To use the slide hammer tool 37 to remove a worn tooth 3 from a chain link 1, a person places the converging surfaces 65 of the wedge 61 into abutting contact with the end surfaces 35 of the keeper ring 29. See FIG. 6. At the same time, the wedge cutout 67 passes a short distance over the tooth groove 15. See FIG. 6. The person grasps the middle section 50 of the hammer 51. He slides the hammer rapidly in the direction 53 until the hammer strikes the stop 45. The impact of the hammer on the stop 45 is transmitted through the rod 39 and converging surfaces 65 simultaneously to the keeper ring surfaces 35. The tooth groove 15 acts as a reaction member on the junctions 77 between the keeper ring inner diameter 31 and the end surfaces 35. The impact force of the immoveable converging surfaces 65 on the keeper ring surfaces 35 cooperates with the reaction force of the tooth groove on the keeper ring junctions 77 to expand the keeper ring junctions apart. The expansion of the keeper ring is sufficient to slide the junctions 77 over the groove diameter and push the keeper ring off the tooth in the direction 53. See FIG. 7. The wedge arcuate surface 71 contacts the tooth groove to limit any overtravel of the slide hammer tool in the direction 53 due to the impact of the hammer on the stop 45 after the keeper ring has been pushed off the tooth groove. The keeper ring removal process takes only a few seconds time. The large flanges 52 on the hammer protect the person's fingers during the removal process. In addition, the slide hammer tool occupies a minimum amount of space, so it is easily used adjacent the chain links 1 of a trenching machine.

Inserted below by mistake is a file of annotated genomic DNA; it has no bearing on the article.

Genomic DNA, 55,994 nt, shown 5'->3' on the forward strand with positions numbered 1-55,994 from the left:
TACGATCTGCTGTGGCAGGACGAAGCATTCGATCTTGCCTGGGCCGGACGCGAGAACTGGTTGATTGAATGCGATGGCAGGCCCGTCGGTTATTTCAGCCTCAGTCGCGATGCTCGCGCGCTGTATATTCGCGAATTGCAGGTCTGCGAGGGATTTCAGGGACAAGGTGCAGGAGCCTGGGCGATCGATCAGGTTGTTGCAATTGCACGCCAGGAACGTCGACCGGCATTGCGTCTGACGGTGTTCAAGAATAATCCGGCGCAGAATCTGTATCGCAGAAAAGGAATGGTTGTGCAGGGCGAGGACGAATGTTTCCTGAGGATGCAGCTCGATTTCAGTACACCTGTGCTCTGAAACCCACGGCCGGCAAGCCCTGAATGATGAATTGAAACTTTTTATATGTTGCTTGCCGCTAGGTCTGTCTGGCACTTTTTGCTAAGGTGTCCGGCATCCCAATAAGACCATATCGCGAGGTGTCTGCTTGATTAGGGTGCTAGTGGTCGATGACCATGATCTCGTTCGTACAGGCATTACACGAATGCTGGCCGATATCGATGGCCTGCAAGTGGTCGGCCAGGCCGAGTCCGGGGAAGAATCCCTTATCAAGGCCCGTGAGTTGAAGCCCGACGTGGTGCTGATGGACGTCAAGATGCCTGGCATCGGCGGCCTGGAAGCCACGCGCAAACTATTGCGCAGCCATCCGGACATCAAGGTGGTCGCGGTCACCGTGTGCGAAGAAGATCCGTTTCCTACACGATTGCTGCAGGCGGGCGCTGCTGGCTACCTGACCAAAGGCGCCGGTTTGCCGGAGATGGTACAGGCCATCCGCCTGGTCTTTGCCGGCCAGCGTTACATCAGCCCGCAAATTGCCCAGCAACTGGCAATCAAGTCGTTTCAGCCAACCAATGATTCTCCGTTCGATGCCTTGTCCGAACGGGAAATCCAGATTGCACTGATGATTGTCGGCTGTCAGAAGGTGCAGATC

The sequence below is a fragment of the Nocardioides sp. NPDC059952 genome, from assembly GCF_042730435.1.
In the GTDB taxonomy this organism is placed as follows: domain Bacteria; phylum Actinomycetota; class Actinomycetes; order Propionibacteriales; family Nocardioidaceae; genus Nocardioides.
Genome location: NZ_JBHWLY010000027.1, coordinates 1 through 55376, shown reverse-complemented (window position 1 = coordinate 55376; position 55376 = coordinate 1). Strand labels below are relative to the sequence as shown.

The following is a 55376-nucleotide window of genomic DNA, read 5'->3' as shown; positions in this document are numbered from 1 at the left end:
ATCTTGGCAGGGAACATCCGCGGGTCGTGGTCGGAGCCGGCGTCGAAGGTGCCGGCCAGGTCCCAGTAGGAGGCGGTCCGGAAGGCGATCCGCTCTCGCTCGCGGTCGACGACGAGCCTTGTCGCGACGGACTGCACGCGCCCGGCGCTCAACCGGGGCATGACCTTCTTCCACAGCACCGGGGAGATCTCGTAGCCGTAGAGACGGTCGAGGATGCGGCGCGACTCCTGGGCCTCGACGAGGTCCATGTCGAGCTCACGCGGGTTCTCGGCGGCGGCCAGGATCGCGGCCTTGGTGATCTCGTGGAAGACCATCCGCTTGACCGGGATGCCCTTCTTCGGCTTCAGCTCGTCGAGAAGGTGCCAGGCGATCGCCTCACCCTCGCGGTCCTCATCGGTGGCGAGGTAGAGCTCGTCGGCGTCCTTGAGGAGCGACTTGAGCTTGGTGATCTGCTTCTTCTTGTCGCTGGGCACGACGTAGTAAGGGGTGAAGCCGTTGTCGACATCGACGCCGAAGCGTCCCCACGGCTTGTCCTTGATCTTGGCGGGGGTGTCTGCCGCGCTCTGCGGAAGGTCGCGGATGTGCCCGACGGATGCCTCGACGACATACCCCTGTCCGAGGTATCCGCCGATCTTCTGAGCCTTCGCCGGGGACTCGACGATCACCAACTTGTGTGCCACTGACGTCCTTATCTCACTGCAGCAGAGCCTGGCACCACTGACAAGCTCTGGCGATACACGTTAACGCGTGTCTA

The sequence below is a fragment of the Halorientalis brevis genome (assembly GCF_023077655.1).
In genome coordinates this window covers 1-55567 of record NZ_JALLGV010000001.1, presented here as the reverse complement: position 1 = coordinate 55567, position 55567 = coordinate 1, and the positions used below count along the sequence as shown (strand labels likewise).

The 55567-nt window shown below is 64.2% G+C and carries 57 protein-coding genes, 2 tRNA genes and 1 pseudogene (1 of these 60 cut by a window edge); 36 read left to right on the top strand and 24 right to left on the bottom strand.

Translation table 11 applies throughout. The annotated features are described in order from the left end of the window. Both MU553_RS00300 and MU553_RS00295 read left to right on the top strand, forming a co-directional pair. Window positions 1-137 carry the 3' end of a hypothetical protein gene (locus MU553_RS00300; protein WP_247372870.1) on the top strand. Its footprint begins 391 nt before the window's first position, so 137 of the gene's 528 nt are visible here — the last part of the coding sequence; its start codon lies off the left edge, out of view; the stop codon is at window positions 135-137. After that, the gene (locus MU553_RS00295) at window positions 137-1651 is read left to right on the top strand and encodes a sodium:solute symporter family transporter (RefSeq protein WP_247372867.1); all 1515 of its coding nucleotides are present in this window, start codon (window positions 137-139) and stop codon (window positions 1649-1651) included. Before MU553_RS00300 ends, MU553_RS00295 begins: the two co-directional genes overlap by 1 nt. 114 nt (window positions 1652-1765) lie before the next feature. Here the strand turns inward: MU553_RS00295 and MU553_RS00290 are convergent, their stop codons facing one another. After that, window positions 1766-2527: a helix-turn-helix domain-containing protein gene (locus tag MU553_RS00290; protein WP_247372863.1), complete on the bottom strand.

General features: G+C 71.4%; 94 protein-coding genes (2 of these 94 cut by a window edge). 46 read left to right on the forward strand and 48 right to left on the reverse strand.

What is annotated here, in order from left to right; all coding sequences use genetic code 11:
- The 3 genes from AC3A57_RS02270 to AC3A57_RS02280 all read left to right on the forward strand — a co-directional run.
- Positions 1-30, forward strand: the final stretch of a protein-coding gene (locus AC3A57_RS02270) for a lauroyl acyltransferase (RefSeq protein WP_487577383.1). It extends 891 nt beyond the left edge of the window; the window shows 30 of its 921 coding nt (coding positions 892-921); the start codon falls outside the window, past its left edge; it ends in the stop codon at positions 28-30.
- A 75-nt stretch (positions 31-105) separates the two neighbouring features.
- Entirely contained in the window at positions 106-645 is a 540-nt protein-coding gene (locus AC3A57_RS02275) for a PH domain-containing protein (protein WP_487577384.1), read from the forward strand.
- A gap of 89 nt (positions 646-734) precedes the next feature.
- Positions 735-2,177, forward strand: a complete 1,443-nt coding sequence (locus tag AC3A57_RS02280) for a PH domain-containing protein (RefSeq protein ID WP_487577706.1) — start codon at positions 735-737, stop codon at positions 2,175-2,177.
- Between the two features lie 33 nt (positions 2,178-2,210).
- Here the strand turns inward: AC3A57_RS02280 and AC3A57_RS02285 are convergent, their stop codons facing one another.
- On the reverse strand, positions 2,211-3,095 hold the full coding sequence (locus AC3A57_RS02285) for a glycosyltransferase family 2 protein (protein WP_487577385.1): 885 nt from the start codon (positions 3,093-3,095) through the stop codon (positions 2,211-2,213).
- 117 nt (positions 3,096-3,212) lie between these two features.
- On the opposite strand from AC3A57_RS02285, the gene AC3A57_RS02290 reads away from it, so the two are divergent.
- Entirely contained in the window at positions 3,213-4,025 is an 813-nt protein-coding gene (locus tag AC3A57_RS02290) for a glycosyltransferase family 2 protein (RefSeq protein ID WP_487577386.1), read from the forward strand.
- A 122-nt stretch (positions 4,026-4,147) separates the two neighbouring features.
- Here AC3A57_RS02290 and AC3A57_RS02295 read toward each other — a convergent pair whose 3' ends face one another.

After the keeper ring 29 is of f the worn tooth 3, the tooth is pulled from the chain link collar 19. A new tooth is inserted into the collar. The junctions 77 of the keeper ring are placed against the tooth groove 15, FIG. 8. The concave surface 78 of the tool second end is pressed in abutting contact against the keeper ring outer diameter 33. The person slides the hammer 51 rapidly in the direction 55 against the stop 47. The impact of the hammer on the stop 47 is transmitted through the rod bottom surface 80 to the keeper ring. The tooth groove acts as a reaction member against the keeper ring junctions. The impact force on the keeper ring outer diameter cooperates with the reaction force of the tooth groove to cause the keeper ring junctions 77 to expand an amount sufficient for the keeper ring to slide over the tooth groove. Then the keeper ring immediately collapses to its original shape, and it is seated on the tooth, FIGS. 2 and 3.
FIGS. 9 and 10 show a modified first end 79 of the rod 39′. The first end 79 is formed with an enlarged cylindrical portion 81 that is integral with the rod 39′. As shown, flats 83 are on the cylindrical portion 81. There are converging surfaces 65′ that are immoveable to each other, a cutout 67′ with opposed sides 69′, and an arcuate surface 71′ in the cylindrical portion 81 between the flats 83. The geometries and dimensions of the converging surfaces 65′, cutout 67′, sides 69′, and arcuate surface 71′ are the same as for the corresponding components of the wedge 61 described previously in connection with FIGS. 4 and 5. Similarly, the operation and functions of the modified embodiment of FIGS. 9 and 10 are identical to those of the wedge 61.